That shows “the high reliability of two-way communicating smart thermostats, changes in rates encouraging customer participation, and utility efforts to provide ‘set it and forget it’ options, the survey observes.
“It is another data point affirming that utilities are moving toward two-way devices,” Feldman said.
Utilities are also beginning to see the importance of advanced metering infrastructure (AMI) as a foundation for building two-way interactions, Feldman said. Less than one-third of respondents to the SEPA/Navigant survey (31%) are actively using AMI technologies in DR programs. But 65% have it, are implementing or are considering it. Only 4% of utilities have no interest.
The numbers are even higher for utilities looking at DR as a tool to integrate rising renewables penetrations, Feldman added. Only 29% have currently implemented DR to support renewables integration, but 70% are planning, researching or considering using it that way.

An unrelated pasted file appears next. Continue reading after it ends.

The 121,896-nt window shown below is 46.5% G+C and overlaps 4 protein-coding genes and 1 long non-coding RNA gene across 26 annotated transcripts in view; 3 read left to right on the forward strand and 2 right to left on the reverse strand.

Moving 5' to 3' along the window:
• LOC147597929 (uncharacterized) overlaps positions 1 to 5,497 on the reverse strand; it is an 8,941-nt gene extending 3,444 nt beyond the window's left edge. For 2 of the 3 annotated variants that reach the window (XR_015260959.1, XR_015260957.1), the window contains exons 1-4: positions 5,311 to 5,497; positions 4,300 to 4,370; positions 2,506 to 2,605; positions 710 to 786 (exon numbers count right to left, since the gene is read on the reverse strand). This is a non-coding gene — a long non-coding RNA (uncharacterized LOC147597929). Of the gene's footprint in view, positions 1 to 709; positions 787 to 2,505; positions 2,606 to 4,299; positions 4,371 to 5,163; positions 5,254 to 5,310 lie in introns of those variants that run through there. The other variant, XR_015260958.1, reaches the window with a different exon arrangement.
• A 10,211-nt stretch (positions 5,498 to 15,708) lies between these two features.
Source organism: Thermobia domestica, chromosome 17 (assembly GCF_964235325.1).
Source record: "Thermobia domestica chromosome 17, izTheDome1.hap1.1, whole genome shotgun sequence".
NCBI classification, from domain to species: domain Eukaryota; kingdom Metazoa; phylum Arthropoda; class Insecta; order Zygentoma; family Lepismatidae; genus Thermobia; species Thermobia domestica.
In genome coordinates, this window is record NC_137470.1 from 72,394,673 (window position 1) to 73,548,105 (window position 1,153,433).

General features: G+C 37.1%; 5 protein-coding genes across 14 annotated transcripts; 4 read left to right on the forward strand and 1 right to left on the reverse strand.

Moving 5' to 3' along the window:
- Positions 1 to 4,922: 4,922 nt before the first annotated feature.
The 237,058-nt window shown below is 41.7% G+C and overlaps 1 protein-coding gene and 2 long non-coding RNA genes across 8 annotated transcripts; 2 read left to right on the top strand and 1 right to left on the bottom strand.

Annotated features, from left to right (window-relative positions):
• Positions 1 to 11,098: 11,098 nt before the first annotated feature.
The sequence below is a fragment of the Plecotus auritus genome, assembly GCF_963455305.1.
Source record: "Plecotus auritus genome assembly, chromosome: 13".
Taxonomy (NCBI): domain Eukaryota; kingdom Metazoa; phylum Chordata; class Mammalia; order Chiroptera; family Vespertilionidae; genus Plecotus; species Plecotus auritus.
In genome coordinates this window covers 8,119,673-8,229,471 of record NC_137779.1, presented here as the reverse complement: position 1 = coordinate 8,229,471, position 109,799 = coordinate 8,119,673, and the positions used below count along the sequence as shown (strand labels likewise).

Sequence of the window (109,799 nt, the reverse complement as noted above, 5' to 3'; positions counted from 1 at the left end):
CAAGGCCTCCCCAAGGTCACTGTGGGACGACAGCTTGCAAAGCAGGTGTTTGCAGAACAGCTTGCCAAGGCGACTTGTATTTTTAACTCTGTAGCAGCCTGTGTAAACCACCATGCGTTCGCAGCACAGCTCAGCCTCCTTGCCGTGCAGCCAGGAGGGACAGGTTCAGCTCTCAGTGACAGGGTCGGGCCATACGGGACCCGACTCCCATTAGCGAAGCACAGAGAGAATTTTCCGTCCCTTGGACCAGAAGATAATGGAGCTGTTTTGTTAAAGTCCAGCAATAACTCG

The numbers are almost as high for utilities looking to use DR as a location-specific non-wires solution (NWS), he noted. Once again, a small number have actually leveraged DR, but 60% are planning, researching or considering it.
In addition, private sector DER-as-DR providers are partnering with utilities at the cutting edge of DR technology.
EVs “are quickly becoming one of the largest flexible loads on the grid, with annual electricity consumption expected to reach 400 TWh/year by 2040,” the survey reports. Utilities have begun offering customers incentives to buy EVs and participate in managed charging programs that support grid operations.